FBR REPORT: Letter from Villagers Now in a Forced Relocation Site Under the Control of the Burma Army
Karen State, Burma
8 November, 2007

(Note: This is letter sent out by villagers in a forced relocation site in Nyaunglebin District, Western Karen State, Burma at the end of September 2007. The names of villages and villagers names have been changed to protect these people from reprisals as they are still trapped in the Burma Army forced relocation site. The Burma Army has forcefully relocated thousands of people in Eastern Burma with over 100,000 people in over 100 forced relocation sites.

To: Our leader/responsible person

Subject: Information about our situation.

“First of all, I thank God for this opportunity to express my village’s situation on behalf of all the villagers.

We, the Tha Kaw Tha Kae villagers, have been living on the frontline and facing many difficulties. Because of these difficulties, many of the villagers have passed away but some still live by the grace of God. We had lived in the Tha Kaw Tha Kae village for 43 years without having to move when, suddenly, on June 3, 2007 our village was forced to move for the first time.

In the place that our village relocated we could not work and could not make money. As a result some villagers only stayed one and half months, then returned back to their home village. The Burma Army wrote these villagers permission to go, but the villagers had to pay 1500 kyat twice a month in order to be allowed to stay.

Our village headman took a census and, as of June 5, 2007, the total number of families was 50. Based on the census, the village headman arranged a school for the village children. We had a primary school with 40 students and 2 school teachers. We, the villagers, paid 20,000 kyat per month for the two teachers. We started our school on June 13, 2007 and held classes for 55 days. However, we had to again move suddenly on August 7, 2007.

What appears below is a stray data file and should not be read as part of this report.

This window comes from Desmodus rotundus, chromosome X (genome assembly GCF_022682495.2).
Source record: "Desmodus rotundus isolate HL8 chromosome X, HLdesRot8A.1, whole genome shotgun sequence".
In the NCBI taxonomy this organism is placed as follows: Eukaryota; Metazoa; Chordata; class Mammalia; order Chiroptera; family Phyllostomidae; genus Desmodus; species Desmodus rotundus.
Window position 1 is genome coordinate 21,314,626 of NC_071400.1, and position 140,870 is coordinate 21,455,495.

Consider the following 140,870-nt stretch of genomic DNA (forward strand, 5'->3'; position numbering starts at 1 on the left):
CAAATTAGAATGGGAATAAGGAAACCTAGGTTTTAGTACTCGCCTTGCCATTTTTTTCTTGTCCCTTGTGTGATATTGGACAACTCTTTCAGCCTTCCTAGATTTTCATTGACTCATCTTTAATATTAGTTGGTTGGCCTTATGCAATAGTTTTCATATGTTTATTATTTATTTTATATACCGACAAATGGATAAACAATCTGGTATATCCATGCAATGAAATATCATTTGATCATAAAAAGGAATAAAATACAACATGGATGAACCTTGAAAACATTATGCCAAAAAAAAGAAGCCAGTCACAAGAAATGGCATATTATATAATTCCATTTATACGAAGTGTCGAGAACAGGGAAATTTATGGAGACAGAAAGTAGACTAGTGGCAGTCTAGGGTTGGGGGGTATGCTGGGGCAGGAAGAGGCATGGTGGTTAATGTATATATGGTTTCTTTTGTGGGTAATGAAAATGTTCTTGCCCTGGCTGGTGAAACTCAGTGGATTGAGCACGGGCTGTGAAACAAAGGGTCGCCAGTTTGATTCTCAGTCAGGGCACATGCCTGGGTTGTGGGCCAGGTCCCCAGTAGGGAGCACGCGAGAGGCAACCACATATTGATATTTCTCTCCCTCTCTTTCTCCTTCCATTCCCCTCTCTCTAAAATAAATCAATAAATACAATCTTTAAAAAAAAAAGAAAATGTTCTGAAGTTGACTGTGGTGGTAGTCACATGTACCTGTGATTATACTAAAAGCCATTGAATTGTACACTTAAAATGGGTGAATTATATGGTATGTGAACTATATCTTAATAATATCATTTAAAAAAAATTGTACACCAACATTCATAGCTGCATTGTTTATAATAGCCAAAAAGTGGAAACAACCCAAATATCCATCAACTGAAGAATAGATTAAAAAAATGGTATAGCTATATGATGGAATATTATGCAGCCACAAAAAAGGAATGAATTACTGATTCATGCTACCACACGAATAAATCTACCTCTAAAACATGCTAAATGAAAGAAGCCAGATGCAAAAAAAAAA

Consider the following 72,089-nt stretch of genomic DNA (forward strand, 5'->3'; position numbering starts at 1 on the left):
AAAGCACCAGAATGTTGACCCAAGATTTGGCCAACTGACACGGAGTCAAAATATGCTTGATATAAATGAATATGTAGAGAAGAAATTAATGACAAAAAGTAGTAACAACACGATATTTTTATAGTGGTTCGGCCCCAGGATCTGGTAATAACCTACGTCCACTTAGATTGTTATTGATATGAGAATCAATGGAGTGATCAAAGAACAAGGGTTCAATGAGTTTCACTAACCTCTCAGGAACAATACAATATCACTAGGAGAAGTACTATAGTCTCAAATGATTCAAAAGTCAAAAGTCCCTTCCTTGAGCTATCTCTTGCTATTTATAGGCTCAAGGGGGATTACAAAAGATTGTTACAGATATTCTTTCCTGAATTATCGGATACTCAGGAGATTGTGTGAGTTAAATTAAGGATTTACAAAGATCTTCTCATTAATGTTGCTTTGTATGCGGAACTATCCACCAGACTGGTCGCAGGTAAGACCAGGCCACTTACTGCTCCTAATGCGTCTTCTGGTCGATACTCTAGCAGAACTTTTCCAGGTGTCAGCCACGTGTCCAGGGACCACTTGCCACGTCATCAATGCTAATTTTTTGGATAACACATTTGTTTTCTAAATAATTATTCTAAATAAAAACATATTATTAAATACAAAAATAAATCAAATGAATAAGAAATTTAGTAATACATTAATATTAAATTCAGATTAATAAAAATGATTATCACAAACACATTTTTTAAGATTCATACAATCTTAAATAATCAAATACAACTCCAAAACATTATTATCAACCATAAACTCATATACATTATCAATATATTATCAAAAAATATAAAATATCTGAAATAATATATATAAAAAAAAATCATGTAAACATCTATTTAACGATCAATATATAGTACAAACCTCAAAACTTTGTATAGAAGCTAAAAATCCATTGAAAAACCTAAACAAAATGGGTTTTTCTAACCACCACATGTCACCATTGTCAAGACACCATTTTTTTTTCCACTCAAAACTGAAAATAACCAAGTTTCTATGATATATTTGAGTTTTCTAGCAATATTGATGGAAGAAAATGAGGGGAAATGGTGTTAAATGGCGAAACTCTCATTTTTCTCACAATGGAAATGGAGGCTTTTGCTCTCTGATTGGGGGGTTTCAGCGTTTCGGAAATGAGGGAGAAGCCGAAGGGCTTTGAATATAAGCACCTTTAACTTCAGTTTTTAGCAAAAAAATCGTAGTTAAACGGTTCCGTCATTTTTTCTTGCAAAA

This time we had to move to the Doo Dah relocation site. We again set up school in Doo Dah and all teachers continued teaching at this relocation site. However, many villagers had no work and no food. The villagers that did not have bullock carts could only bring the belongings that they could carry to the relocation site. They had to leave many things behind. The Burma Army went to the village, took the belongings that were left behind, and sold them. The villagers that fled had no time to rest, despite heat and rain, so they faced many health problems. They also had trouble getting enough food for their families.

Now, in the new relocation site, we have no place to build our houses and we have to live with other people. We must continue to be patient. Even though we stay in the relocation site, we have to find our food by returning and working secretly in our home village. We have to do this secretly since the Burma Army no longer permits us to return.

We, the villagers, are oppressed by the Burma Army in many ways. Because of this, many villagers face health problems and many pass away. Due to the lack of medicine, the following people have died:

(1) Pu Ta Ku

(2) Saw Pwo

(3) Daughter

(4) Ma O La

(5) Naw Ku Paw

(6) Saw Kyaw Aye

(7) Saw Kyaw Kyi

(8) child no name

(9) child no name

According to the information we mention above, we beg our leaders to help us and to send this information to the world.” -On behalf of the Tha Kaw Tha Kae villagers, Saw Tha Moo La-

Thank you to all who care for these villagers and others in Burma who live under oppression.

Your love and action brings hope.

God bless you,

Nyaunglebin Free Burma Ranger Team

Nyaunglebin, Karen State, Burma

8 November 2007